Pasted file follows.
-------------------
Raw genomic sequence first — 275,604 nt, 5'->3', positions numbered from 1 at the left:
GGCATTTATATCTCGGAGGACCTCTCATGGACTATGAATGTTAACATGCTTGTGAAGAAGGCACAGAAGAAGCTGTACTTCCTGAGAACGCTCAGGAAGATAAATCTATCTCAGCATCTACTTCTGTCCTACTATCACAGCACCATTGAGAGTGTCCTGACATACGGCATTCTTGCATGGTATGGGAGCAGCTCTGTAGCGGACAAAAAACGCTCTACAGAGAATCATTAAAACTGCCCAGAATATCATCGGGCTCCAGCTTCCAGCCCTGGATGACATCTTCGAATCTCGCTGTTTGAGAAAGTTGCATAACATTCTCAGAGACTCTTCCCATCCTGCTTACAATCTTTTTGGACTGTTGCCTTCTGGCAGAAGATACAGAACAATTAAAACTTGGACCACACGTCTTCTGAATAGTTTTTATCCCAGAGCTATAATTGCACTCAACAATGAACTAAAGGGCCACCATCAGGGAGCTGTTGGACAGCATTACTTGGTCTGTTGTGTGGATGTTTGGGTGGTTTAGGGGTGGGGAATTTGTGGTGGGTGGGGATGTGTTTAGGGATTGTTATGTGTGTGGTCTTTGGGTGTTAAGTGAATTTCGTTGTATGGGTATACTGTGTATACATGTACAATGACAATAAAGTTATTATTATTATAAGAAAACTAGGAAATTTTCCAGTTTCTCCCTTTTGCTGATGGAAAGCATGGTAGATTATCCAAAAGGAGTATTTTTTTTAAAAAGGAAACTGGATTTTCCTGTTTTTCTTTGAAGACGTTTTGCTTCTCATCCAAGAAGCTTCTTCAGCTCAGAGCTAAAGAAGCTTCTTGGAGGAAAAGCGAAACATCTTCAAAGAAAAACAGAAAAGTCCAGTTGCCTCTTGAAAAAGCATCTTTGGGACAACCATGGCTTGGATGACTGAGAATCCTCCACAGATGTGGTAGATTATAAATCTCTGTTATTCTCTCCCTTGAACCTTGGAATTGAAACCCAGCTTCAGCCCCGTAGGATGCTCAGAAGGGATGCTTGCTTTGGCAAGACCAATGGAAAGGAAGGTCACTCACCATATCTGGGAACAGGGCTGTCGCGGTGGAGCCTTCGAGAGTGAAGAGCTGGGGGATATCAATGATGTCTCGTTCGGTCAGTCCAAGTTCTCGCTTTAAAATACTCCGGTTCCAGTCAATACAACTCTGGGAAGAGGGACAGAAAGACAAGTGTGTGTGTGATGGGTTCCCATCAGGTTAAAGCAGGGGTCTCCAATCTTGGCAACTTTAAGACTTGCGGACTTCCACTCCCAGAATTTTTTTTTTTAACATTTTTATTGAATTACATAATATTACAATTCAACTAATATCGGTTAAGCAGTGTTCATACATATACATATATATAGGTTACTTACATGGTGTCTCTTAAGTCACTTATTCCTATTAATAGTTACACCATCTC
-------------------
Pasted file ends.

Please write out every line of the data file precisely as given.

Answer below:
Raw genomic sequence first — 275,604 nt, 5'->3', positions numbered from 1 at the left:
GGCATTTATATCTCGGAGGACCTCTCATGGACTATGAATGTTAACATGCTTGTGAAGAAGGCACAGAAGAAGCTGTACTTCCTGAGAACGCTCAGGAAGATAAATCTATCTCAGCATCTACTTCTGTCCTACTATCACAGCACCATTGAGAGTGTCCTGACATACGGCATTCTTGCATGGTATGGGAGCAGCTCTGTAGCGGACAAAAAACGCTCTACAGAGAATCATTAAAACTGCCCAGAATATCATCGGGCTCCAGCTTCCAGCCCTGGATGACATCTTCGAATCTCGCTGTTTGAGAAAGTTGCATAACATTCTCAGAGACTCTTCCCATCCTGCTTACAATCTTTTTGGACTGTTGCCTTCTGGCAGAAGATACAGAACAATTAAAACTTGGACCACACGTCTTCTGAATAGTTTTTATCCCAGAGCTATAATTGCACTCAACAATGAACTAAAGGGCCACCATCAGGGAGCTGTTGGACAGCATTACTTGGTCTGTTGTGTGGATGTTTGGGTGGTTTAGGGGTGGGGAATTTGTGGTGGGTGGGGATGTGTTTAGGGATTGTTATGTGTGTGGTCTTTGGGTGTTAAGTGAATTTCGTTGTATGGGTATACTGTGTATACATGTACAATGACAATAAAGTTATTATTATTATAAGAAAACTAGGAAATTTTCCAGTTTCTCCCTTTTGCTGATGGAAAGCATGGTAGATTATCCAAAAGGAGTATTTTTTTTAAAAAGGAAACTGGATTTTCCTGTTTTTCTTTGAAGACGTTTTGCTTCTCATCCAAGAAGCTTCTTCAGCTCAGAGCTAAAGAAGCTTCTTGGAGGAAAAGCGAAACATCTTCAAAGAAAAACAGAAAAGTCCAGTTGCCTCTTGAAAAAGCATCTTTGGGACAACCATGGCTTGGATGACTGAGAATCCTCCACAGATGTGGTAGATTATAAATCTCTGTTATTCTCTCCCTTGAACCTTGGAATTGAAACCCAGCTTCAGCCCCGTAGGATGCTCAGAAGGGATGCTTGCTTTGGCAAGACCAATGGAAAGGAAGGTCACTCACCATATCTGGGAACAGGGCTGTCGCGGTGGAGCCTTCGAGAGTGAAGAGCTGGGGGATATCAATGATGTCTCGTTCGGTCAGTCCAAGTTCTCGCTTTAAAATACTCCGGTTCCAGTCAATACAACTCTGGGAAGAGGGACAGAAAGACAAGTGTGTGTGTGATGGGTTCCCATCAGGTTAAAGCAGGGGTCTCCAATCTTGGCAACTTTAAGACTTGCGGACTTCCACTCCCAGAATTTTTTTTTTTAACATTTTTATTGAATTACATAATATTACAATTCAACTAATATCGGTTAAGCAGTGTTCATACATATACATATATATAGGTTACTTACATGGTGTCTCTTAAGTCACTTATTCCTATTAATAGTTACACCATCTC